No More Tears

One of the positive signs that has Vice Chairman Bob Lutz confident GM is headed for profitability is the narrowing dollar-yen exchange, which is easing pricing pressure for U.S. auto makers.

“Twenty years ago, when (Chrysler Chairman) Lee Iaccoca first talked about the peril to the U.S. auto industry if the Japanese were allowed to continue to undervalue the yen, it was a $4,000 cost advantage” for Japanese importers in the U.S., Lutz tells a gathering of the Society of Automotive Analysts on the eve of the Detroit auto show’s media opening.

“Now the dollar-yen rate is such that Japanese producers say it is ‘terrible, terrible,’ and they don’t know how they’re going to make money in this market,” he adds.

“And my eyes are dry.”

Grounds for Complaints

In years past, jaded journalists gauged the optimism of auto makers by the size of the shrimp they served at media receptions.

Reflecting, perhaps, a new aggressiveness, American Suzuki this year serves alligator. Go figure.

Meanwhile, in the onsite newsroom here sponsored by Michelin Group, journalists can fortify themselves with “Bailout Blend” coffee.

For the record, it was a little bitter.

Veering to the Right

GM’s Bob Lutz laments to reporters the wind-down of the Pontiac brand, which he has called a personal favorite numerous times.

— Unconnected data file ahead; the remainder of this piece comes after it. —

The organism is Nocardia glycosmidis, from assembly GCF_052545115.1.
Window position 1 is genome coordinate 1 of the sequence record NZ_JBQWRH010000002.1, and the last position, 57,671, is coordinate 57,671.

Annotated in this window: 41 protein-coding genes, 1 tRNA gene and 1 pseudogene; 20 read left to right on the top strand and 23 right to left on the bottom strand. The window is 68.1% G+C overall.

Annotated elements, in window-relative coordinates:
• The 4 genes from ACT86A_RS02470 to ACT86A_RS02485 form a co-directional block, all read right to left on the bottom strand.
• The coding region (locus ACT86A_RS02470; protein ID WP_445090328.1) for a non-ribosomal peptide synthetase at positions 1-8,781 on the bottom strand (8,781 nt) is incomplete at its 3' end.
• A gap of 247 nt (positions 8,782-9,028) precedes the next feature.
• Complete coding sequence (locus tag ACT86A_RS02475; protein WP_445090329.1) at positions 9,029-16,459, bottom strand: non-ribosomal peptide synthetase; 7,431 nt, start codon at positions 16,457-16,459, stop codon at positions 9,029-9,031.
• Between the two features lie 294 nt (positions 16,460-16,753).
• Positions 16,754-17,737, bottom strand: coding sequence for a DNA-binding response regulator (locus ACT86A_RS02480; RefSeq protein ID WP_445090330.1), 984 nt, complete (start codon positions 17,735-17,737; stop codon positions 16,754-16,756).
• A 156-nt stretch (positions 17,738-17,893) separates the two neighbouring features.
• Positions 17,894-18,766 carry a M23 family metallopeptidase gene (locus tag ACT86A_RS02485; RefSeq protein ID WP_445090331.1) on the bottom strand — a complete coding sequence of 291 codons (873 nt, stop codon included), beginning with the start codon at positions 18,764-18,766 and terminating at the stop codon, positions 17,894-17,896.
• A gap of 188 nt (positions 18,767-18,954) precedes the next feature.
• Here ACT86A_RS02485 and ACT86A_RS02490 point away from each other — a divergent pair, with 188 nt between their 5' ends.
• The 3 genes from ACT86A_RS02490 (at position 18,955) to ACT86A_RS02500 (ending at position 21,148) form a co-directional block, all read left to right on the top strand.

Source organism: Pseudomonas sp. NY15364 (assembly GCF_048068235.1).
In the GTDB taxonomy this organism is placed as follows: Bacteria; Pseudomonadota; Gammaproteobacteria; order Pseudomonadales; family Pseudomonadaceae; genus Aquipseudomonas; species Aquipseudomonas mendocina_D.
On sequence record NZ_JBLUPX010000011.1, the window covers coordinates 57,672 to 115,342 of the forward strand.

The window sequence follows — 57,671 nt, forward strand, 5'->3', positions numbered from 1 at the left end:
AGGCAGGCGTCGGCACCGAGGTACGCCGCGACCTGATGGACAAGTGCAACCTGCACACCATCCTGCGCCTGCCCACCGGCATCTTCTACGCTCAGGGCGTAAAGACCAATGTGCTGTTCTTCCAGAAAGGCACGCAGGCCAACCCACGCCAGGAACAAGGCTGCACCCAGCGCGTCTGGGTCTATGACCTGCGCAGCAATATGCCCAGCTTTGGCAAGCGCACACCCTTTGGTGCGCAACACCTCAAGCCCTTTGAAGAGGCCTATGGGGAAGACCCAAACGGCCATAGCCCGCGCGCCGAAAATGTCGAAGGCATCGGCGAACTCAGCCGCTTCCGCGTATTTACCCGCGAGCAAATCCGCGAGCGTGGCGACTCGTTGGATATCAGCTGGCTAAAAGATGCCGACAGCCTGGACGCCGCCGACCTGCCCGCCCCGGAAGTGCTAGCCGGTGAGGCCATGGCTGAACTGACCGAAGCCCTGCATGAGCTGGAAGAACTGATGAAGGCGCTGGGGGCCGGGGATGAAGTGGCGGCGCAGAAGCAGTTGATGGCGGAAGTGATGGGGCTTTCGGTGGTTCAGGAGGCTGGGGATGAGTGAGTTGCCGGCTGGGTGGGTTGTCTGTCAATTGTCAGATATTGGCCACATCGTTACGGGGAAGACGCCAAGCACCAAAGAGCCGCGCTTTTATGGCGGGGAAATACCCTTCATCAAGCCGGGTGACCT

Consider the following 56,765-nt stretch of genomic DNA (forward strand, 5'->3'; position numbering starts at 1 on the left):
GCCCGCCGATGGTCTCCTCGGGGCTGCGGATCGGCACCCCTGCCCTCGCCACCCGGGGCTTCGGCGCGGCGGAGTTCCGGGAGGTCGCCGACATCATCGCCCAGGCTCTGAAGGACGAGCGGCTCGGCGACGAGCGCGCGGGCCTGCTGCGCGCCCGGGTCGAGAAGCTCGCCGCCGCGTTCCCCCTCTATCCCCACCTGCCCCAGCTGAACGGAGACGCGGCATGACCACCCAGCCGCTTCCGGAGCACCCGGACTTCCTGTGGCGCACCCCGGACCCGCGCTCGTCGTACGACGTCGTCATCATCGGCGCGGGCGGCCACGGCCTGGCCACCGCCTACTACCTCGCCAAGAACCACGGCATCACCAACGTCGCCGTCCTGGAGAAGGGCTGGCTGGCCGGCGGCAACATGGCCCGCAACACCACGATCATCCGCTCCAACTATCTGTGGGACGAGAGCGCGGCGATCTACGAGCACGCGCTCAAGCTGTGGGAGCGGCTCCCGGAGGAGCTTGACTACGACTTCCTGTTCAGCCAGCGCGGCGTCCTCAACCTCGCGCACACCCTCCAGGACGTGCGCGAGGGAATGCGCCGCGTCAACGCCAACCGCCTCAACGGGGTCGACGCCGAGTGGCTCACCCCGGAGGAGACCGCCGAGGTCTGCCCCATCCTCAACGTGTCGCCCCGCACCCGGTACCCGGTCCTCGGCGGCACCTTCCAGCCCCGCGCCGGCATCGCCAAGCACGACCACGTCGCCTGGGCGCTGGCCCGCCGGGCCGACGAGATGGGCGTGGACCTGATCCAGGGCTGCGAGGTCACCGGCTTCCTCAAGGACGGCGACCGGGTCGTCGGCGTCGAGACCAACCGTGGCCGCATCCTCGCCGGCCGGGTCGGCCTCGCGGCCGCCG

Never at a loss for a zinger, Lutz notes the acclaimed G8 sedan will live on as the Chevrolet Caprice in the law-enforcement sector.

"So after so many years on the wrong side of law, Pontiac goes over to the right side," he says.

Dingell Darts

Michigan Congressman John Dingell, dean of the House with some 54 years of service, is not known to mince words, and today is no exception.

The 83-year-old Democrat bares his teeth while addressing a luncheon of Washington power brokers visiting the Detroit show here.

"The auto industry didn't cause the economic downturn," Dingell says, blaming instead Wall Street executives bent on making an easy buck on home mortgages.

"And we're still bailing them out."

You Don’t Say

General Motors executives Mark Reuss and Susan Docherty win the understatement-of-the-show award.

At the outset of their news conference to introduce new Buick- and GMC-brand vehicles, Reuss, president-GM North America, says: “A lot has happened since we were here a year ago.”

Adds sales and marketing chief Docherty: “2009 was very tough.”

No kidding.